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Last Updated: Monday, 2 June 2008, 15:39 GMT 16:39 UK
Teenage binge drinking targeted
By Greg Dawson
Newsbeat politics reporter

Alcopops
Parents will be given guidelines on how much children should consume

It's the problem even the government admit has got out of control - teenagers binge drinking on the streets.

New figures show youth drinkers are starting younger and drinking more.

Now ministers have come up with new plans to tackle the problem in England. Newsbeat has been to Bristol to find out what people there think.

One of the main measures the government wants to bring in is a new offence making it illegal for someone under 18 to be regularly caught in possession of alcohol.

Behaviour contracts

Young people will be made to sign "acceptable behaviour contracts" admitting they've done something wrong and promising not to do it again.

If that fails they could eventually be hit with an ASBO.

Gemma is an underage drinker. She didn't think the measures would put her off alcohol.

Signing a piece of paper promising not to do it again won't have any effect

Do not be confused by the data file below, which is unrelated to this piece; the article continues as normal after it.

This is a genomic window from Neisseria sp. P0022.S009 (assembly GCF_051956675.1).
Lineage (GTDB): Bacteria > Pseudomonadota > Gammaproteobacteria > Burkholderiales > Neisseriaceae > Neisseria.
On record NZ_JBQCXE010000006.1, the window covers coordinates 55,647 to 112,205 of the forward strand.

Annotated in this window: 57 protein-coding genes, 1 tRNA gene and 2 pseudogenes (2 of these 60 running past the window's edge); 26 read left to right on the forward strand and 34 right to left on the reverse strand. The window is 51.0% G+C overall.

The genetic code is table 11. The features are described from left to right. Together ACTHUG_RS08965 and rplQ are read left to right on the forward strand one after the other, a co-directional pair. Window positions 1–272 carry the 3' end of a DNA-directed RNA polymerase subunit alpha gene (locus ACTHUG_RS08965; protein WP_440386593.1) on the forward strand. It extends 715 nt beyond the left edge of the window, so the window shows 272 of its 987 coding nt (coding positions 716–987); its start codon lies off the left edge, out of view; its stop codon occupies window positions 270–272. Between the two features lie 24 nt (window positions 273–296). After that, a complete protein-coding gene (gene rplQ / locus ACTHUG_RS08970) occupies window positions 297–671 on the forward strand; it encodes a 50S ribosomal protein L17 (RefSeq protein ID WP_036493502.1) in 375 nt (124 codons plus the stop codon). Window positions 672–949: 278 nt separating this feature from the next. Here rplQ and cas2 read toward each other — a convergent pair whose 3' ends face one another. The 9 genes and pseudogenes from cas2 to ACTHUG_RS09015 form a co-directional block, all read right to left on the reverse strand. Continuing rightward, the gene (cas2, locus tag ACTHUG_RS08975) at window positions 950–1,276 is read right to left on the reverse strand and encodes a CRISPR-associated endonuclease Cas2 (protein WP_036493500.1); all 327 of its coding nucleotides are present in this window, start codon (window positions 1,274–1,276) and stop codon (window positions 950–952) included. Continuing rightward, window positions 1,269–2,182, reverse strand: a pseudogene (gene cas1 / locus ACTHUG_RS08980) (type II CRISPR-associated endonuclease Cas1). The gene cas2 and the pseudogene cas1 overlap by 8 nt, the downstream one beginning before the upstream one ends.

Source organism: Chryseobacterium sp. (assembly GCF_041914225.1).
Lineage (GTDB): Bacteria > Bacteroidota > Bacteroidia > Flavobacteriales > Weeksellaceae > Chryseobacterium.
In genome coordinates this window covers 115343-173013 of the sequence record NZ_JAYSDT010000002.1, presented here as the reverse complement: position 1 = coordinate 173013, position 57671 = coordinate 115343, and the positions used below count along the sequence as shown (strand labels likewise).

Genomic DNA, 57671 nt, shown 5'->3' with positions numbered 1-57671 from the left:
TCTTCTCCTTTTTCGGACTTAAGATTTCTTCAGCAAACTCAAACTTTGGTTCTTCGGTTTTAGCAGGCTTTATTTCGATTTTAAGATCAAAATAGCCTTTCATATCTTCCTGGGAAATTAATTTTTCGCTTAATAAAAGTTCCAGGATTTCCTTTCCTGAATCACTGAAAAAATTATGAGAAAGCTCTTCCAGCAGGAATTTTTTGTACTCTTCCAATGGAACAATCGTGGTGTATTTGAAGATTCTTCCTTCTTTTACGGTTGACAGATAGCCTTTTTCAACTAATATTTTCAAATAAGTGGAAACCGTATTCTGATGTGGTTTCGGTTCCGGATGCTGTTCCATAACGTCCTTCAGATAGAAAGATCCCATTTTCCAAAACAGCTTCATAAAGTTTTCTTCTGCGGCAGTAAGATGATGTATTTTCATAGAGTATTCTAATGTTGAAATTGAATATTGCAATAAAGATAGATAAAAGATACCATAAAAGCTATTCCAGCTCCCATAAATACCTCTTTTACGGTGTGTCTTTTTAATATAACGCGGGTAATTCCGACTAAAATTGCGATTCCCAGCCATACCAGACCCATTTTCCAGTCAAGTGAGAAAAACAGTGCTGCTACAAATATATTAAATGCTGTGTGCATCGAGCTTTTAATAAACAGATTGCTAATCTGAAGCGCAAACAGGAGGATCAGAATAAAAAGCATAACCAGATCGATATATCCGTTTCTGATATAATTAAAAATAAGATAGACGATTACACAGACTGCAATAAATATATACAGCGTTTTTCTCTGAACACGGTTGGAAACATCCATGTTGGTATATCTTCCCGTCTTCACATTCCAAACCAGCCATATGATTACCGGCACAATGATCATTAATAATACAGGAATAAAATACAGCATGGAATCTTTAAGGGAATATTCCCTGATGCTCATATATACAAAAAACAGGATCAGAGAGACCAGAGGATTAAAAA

Sarah

"I'll drink anything really," she said. "Alcopops, vodka, anything really."

"I don't think teenagers will listen to any of this new stuff. They're too stubborn to listen. It's not a proper punishment, it's just signing a piece of paper."

Sarah and Kate are friends. They both enjoy drinking Vodka and alcopops.

Tough on parents

Sarah agreed the new plans wouldn't put her off drinking booze: "People aren't going to listen to it.

"They can't catch everyone can they? Signing a piece of paper promising not to do it again won't have any effect. They will still break it. People break promises."

Man passed out in the street
Off licence's face a "two strikes" rule on selling alcohol to children

One of the other main plans is to clamp down on parents who let their children drink in public.

They could be sent to parenting classes or may even face prosecution.

Karlene is the stepmother of a 16 year old and a 17 year old.

'Out of my hands'

She agreed parents should face punishment for their children's action: "I think it's fair," she said.

"I wouldn't want someone to say to me 'I've seen your child drunk all over the place in the street' so I would do my best to prevent that from happening.

"At the end of the day, who's in charge of the child? The community, the government or the parents?"

Not everyone agrees - Barry looks after a 17 year old.

He said: "If he's out on the street or on his own it's out of my hands isn't it?

"I can't follow him around and look after him all the time. I think it's wrong. I don't think it should be the responsibility of the parents.

"If your kids are out drinking you can't follow them around all the time."



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